By Edmund Kagire
A Cabinet meeting chaired by President Paul Kagame on Wednesday removed John Mirenge as the chief executive officer of national carrier RwandAir, replacing him with Col Chance Ndagano in an acting capacity.
Mr Mirenge has been at the helm of RwandAir since 2010 and is credited with steering an ambitious expansion plan. His exit came in the week RwandAir made its maiden flight to Mumbai, India, and announced a route to Harare, Zimbabwe.
Col Ndagano is also the board vice chairperson of the Rwanda Civil Aviation Authority (RCAA).
Another military officer, Lt Col. Sylvere Munyaneza was also appointed the airline’s deputy CEO in charge of operations.
Mr Munyaneza replaces Jean Paul Nyirubutama, who was appointed to the airline’s board.
Yvonne Makolo Manzi, who has been the chief marketing officer of MTN Rwanda, was appointed the position of deputy CEO in charge of corporate affairs at RwandAir.
There were no immediate reasons for the removal of the airline’s top executives, but reliable sources indicate that mismanagement of resources and failure to contain financial leaks could be behind the sacking.
Mr Mirenge has been credited for expanding the airline from five aircrafts since his appointment to 11 aircraft currently, including two triple class wide-bodied Airbus A330 planes deployed on intercontinental routes. The airline also has three Boeing B737-700 and -800 aircrafts.
The changes come at a time when RwandAir was planning to launch a direct flight to London, Gatwick in May. RwandAir’s maiden flight to Harare arrived on Wednesday, increasing the airline’s routes to Southern Africa to three.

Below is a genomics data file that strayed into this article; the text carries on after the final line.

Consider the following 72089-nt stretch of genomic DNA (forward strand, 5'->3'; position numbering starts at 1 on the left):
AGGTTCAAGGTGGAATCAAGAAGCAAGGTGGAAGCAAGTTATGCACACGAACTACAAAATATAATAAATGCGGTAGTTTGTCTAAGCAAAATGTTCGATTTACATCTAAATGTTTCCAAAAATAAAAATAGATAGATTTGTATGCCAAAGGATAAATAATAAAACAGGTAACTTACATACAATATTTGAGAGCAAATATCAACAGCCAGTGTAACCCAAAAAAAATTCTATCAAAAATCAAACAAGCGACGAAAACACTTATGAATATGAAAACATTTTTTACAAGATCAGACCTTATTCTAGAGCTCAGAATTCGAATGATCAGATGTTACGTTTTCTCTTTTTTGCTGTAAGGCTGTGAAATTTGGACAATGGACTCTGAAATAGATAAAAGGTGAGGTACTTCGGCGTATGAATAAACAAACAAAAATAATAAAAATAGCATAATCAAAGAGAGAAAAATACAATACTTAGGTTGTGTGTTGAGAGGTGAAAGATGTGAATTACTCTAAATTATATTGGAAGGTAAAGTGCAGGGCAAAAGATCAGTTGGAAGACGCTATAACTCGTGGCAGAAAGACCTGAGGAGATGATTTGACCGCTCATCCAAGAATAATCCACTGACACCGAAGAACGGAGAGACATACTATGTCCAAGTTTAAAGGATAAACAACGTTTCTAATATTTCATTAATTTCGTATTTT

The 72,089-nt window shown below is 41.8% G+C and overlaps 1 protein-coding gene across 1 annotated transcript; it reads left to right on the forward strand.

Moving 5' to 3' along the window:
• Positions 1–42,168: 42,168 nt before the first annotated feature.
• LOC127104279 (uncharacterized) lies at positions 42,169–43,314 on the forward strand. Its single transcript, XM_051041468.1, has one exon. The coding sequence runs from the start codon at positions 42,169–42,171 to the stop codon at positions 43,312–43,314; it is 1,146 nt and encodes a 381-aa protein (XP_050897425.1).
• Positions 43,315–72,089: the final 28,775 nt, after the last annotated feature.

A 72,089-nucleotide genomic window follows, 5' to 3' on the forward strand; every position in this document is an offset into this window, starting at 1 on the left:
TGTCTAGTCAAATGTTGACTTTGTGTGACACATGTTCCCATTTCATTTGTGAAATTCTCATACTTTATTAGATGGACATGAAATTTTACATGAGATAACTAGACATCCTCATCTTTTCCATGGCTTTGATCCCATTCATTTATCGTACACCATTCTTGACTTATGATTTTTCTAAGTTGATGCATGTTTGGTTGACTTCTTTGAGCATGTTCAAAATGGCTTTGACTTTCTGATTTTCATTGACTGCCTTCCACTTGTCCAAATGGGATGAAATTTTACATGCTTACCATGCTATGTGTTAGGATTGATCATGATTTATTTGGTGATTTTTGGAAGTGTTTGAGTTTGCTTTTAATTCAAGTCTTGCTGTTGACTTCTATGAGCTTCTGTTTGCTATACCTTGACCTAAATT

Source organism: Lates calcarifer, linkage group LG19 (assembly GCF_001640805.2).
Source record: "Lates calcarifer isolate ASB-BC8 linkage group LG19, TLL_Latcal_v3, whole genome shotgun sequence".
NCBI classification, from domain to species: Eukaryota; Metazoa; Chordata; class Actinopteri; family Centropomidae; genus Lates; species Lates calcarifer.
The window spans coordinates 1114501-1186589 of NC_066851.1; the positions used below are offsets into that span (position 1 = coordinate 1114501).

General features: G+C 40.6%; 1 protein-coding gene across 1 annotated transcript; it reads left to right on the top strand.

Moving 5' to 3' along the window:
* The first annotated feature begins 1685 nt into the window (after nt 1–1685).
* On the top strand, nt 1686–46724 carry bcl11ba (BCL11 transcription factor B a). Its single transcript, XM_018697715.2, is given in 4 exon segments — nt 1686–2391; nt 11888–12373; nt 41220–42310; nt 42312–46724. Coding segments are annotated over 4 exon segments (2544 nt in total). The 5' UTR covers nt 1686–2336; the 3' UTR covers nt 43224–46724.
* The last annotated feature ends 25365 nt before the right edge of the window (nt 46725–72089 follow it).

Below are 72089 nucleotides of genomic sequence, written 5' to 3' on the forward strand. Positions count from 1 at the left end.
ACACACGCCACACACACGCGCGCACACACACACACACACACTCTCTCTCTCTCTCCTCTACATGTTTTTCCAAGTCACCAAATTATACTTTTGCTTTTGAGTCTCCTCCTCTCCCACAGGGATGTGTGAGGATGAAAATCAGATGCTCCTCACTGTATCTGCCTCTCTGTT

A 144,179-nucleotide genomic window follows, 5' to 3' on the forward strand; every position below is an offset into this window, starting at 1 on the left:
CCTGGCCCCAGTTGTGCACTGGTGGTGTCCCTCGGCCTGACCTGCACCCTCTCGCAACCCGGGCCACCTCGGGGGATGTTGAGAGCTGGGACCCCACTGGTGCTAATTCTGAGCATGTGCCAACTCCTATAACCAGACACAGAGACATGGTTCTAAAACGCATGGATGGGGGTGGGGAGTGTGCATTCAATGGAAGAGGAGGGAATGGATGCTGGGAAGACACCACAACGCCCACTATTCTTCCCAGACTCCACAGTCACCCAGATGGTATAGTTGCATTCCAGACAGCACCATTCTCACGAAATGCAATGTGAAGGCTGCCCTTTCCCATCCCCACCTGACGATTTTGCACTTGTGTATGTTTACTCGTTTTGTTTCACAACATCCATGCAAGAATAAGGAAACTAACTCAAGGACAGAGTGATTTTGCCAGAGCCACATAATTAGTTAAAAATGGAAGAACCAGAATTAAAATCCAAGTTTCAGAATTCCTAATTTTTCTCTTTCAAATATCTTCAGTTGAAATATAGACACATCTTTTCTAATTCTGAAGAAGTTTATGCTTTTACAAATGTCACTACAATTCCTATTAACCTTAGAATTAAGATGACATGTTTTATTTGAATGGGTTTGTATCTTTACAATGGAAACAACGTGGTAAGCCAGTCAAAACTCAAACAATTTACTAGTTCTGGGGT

While RwandAir has not started making profits yet, there have been reports of financial losses, with a reliable source indicating that an internal probe unearthed missing funds up to the tune of $2 million.
On December 8, 2016, Nigerian media reported that RwandAir had incurred heavy losses resulting from fines linked to fake entry visas carried by Nigerians travelling to Dubai in the United Arab Emirates.
The report, which was first carried by The Guardian and later picked by different websites, claimed that the Rwandan national carrier had made heavy losses in fines in just six months.
Under the international aviation rules guiding the Global Distribution System, the fines are paid by the airline which carried the individual.
“For every passenger that arrives in Dubai without a valid visa or is in possession of forged papers and ultimately turned back at the port of entry, the airline pays a penalty of $30,000,” the report is quoted, adding that RwandAir was planning to scrap Nigeria from its destinations.
RwandAir rubbished the report, describing it as “erroneous, wrong, misinformed and invalid.”
“There is no basis whatsoever for what the story tries to portray or to insinuate,” the airline said, asking The Guardian to retract the story.
However, a reliable source in the airline told The EastAfrican that the reports became a tip off for investigations into the airlines finances, leading to new revelations.
In January 2015, local media reported that employees in the ticketing department had defrauded the airline of millions of francs, leading to heavy losses. Some of the suspects fled the country while others were arrested.
Mr Mirenge admitted that some individuals were involved in defrauding the airline but said that the stolen amount was less than the $700,000 reported, putting it at $30,000.
The failure to arrest internal financial leaks is blamed on RwandAir’s struggle to breakeven after heavy investment in aircraft. President Kagame, who is personally keen on the growth of the airline, is known for not tolerating financial mismanagement.
RwandAir had expected to start making profits by 2018 but the target has been revised following the addition of two new $250 million Airbuses last year.
Mr Mirenge, who had been a board member, replaced German Rene Janata in October 2010, after the latter resigned. Mr Janata had replaced Gerald Zirimwabagabo as CEO in July 2010.
Prior to joining RwandAir, Mr Mirenge had been the CEO of Crystal Ventures Ltd, the ruling party Rwanda Patriotic Front (RPF-Inkotanyi) investment vehicle. Until 2009, he was the director-general of the country’s electricity and water utility Electrogaz.